This week on Open Sources Guelph, we want to focus on the nice things in life, like the crossover team-up of two young female activists, but instead there’s some grimier stuff we have to deal with, like a certain disgusting sticker that depicts one of the ladies above. We’re also going to talk about the rise in hate towards Canada’s First Nations’ people, the latest from the Democrats, and the official ballot for Canada’s own leadership race in the Opposition Party.
This Thursday, March 5, at 5 pm, Scotty Hertz and Adam A. Donaldson will discuss:
Blood, Threat and Tears. With a deal reached between the Wet’suwet’an hereditary chiefs and the government, it seems like we might be getting back on the road to Reconciliation, but it seems like some people are finding it harder to forgive and forget than others. Indeed, there are reports that anti-Indigenous racism has gone up in the weeks since the blockade began, which is only going to make progress on key issues harder to achieve. How can we resolve to do better?
Re-Greta. An Alberta energy company released a sticker that appeared to feature teenage climate activist Greta Thunberg being raped. After making the rounds on social media, X-Site committed to getting back all the stickers, and making amends with a code of conduct for employees, but the damage was done. Like with the t-shirts that suggested hanging the prime minister was a good idea, why do Canada’s energy companies feel like it’s okay to threaten violence if they don’t get their way?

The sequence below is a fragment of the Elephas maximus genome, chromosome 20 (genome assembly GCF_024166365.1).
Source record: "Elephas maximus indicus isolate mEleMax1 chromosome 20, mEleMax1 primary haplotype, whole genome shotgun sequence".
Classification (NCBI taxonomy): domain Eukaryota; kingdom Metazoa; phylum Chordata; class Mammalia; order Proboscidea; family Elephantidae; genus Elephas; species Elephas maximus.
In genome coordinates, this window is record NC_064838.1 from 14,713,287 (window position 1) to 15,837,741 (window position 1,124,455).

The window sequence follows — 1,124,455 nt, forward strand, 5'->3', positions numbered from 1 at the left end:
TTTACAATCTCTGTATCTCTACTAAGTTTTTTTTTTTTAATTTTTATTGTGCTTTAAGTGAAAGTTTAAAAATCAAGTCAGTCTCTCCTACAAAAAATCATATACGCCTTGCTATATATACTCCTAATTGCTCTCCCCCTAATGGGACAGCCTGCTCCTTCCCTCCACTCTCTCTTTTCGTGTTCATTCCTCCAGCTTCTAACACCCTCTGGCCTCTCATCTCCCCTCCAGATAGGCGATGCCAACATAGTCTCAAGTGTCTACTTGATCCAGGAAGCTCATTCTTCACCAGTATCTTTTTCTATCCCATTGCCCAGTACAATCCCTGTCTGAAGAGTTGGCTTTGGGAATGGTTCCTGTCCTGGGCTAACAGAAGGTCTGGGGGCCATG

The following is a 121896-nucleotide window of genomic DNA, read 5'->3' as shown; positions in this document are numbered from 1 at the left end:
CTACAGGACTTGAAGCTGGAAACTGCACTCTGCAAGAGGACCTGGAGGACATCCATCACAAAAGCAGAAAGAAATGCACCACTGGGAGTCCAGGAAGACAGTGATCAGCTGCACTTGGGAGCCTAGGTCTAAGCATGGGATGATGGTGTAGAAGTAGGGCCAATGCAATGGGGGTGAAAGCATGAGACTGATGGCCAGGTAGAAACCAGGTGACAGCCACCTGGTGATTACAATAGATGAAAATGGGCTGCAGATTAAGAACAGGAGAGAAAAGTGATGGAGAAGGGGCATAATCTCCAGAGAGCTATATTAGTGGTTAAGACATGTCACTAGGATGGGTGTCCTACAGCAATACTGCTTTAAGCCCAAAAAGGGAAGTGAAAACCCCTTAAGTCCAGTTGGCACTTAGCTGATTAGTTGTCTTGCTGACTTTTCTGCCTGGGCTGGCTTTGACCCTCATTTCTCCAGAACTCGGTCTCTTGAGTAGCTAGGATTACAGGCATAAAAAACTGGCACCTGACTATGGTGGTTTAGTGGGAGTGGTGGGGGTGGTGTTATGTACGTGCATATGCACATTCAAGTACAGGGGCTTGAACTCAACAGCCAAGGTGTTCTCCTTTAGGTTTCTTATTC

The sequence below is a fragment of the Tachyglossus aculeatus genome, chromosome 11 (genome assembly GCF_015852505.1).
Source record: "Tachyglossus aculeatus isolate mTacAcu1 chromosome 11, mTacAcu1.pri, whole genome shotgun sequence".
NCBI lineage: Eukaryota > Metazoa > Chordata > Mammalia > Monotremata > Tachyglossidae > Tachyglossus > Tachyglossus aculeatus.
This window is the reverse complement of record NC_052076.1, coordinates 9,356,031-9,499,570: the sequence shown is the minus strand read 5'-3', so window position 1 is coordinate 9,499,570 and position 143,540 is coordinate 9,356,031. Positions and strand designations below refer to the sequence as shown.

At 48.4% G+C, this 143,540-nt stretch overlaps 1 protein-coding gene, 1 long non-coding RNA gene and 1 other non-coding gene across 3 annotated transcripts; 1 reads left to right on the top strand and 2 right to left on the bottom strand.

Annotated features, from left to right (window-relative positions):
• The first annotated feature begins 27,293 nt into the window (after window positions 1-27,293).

Joe-mentum? What else are you supposed to call it now that former U.S. Vice-President Joe Biden has created a two-man race between him and Senator Bernie Sanders for the Democratic Presidential nomination. The once nearly two-dozen large field is now basically down to Biden and Sanders, one represents centrism and the establishment, and the other represents progressiveness and revolution, but which one has enough juice to take on Donald Trump in November?
Eight is Enough. Marilyn Gladu, Rudy Husy, Jim Karahalios, Leslyn Lewis, Peter MacKay, Erin O’Toole, Rick Peterson, and Derek Sloan. One of them will be the next leader of the Conservative Party of Canada after the official nominating period closed this past weekend, but does anyone have the right stuff to pose a significant threat to Trudeau? We mean aside from MacKay, who’s already calling for an election this October.
Open Sources is live on CFRU 93.3 fm and cfru.ca at 5 pm on Thursday.